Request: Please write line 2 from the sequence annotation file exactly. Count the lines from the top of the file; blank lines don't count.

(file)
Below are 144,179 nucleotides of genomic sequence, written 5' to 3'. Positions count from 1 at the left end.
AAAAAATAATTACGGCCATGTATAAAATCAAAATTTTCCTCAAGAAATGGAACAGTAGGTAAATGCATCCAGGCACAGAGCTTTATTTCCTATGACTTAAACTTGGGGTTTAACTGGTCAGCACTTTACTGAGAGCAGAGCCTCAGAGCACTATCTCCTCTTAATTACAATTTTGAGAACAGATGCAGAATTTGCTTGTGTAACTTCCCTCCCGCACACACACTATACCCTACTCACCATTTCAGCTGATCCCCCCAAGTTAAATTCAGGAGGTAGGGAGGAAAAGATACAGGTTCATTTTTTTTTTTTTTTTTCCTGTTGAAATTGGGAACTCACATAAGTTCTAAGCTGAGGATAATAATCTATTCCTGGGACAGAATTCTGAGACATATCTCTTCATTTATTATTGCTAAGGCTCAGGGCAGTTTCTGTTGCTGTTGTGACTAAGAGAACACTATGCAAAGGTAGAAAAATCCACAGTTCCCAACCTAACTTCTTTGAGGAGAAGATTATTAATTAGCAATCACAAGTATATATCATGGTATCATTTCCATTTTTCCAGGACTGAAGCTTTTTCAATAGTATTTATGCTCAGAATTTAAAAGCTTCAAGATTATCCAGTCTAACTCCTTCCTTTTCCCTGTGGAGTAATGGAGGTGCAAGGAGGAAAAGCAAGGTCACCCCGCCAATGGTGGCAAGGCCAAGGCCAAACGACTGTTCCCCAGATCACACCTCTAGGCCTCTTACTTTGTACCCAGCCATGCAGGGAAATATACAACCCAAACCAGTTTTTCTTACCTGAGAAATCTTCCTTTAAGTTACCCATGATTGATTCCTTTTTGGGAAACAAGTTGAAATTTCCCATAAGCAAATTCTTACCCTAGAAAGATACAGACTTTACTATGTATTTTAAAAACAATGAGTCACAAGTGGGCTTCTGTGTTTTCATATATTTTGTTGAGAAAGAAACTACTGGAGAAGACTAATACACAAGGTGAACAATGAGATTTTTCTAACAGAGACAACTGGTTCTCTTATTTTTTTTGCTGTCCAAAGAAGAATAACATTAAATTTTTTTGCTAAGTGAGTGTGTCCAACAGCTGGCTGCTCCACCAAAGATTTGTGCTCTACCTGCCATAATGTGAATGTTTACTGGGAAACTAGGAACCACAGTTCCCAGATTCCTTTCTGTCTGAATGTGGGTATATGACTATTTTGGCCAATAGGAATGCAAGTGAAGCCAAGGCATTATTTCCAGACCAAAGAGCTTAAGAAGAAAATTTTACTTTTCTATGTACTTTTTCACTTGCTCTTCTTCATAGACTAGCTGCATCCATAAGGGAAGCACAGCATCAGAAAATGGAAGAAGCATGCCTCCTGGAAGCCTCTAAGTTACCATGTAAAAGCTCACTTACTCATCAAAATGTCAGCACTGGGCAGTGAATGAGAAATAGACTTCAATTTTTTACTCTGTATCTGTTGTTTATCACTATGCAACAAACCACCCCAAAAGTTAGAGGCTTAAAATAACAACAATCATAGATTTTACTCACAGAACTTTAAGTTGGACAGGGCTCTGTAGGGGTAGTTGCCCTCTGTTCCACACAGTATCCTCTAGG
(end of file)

AAAAAATAATTACGGCCATGTATAAAATCAAAATTTTCCTCAAGAAATGGAACAGTAGGTAAATGCATCCAGGCACAGAGCTTTATTTCCTATGACTTAAACTTGGGGTTTAACTGGTCAGCACTTTACTGAGAGCAGAGCCTCAGAGCACTATCTCCTCTTAATTACAATTTTGAGAACAGATGCAGAATTTGCTTGTGTAACTTCCCTCCCGCACACACACTATACCCTACTCACCATTTCAGCTGATCCCCCCAAGTTAAATTCAGGAGGTAGGGAGGAAAAGATACAGGTTCATTTTTTTTTTTTTTTTTCCTGTTGAAATTGGGAACTCACATAAGTTCTAAGCTGAGGATAATAATCTATTCCTGGGACAGAATTCTGAGACATATCTCTTCATTTATTATTGCTAAGGCTCAGGGCAGTTTCTGTTGCTGTTGTGACTAAGAGAACACTATGCAAAGGTAGAAAAATCCACAGTTCCCAACCTAACTTCTTTGAGGAGAAGATTATTAATTAGCAATCACAAGTATATATCATGGTATCATTTCCATTTTTCCAGGACTGAAGCTTTTTCAATAGTATTTATGCTCAGAATTTAAAAGCTTCAAGATTATCCAGTCTAACTCCTTCCTTTTCCCTGTGGAGTAATGGAGGTGCAAGGAGGAAAAGCAAGGTCACCCCGCCAATGGTGGCAAGGCCAAGGCCAAACGACTGTTCCCCAGATCACACCTCTAGGCCTCTTACTTTGTACCCAGCCATGCAGGGAAATATACAACCCAAACCAGTTTTTCTTACCTGAGAAATCTTCCTTTAAGTTACCCATGATTGATTCCTTTTTGGGAAACAAGTTGAAATTTCCCATAAGCAAATTCTTACCCTAGAAAGATACAGACTTTACTATGTATTTTAAAAACAATGAGTCACAAGTGGGCTTCTGTGTTTTCATATATTTTGTTGAGAAAGAAACTACTGGAGAAGACTAATACACAAGGTGAACAATGAGATTTTTCTAACAGAGACAACTGGTTCTCTTATTTTTTTTGCTGTCCAAAGAAGAATAACATTAAATTTTTTTGCTAAGTGAGTGTGTCCAACAGCTGGCTGCTCCACCAAAGATTTGTGCTCTACCTGCCATAATGTGAATGTTTACTGGGAAACTAGGAACCACAGTTCCCAGATTCCTTTCTGTCTGAATGTGGGTATATGACTATTTTGGCCAATAGGAATGCAAGTGAAGCCAAGGCATTATTTCCAGACCAAAGAGCTTAAGAAGAAAATTTTACTTTTCTATGTACTTTTTCACTTGCTCTTCTTCATAGACTAGCTGCATCCATAAGGGAAGCACAGCATCAGAAAATGGAAGAAGCATGCCTCCTGGAAGCCTCTAAGTTACCATGTAAAAGCTCACTTACTCATCAAAATGTCAGCACTGGGCAGTGAATGAGAAATAGACTTCAATTTTTTACTCTGTATCTGTTGTTTATCACTATGCAACAAACCACCCCAAAAGTTAGAGGCTTAAAATAACAACAATCATAGATTTTACTCACAGAACTTTAAGTTGGACAGGGCTCTGTAGGGGTAGTTGCCCTCTGTTCCACACAGTATCCTCTAGG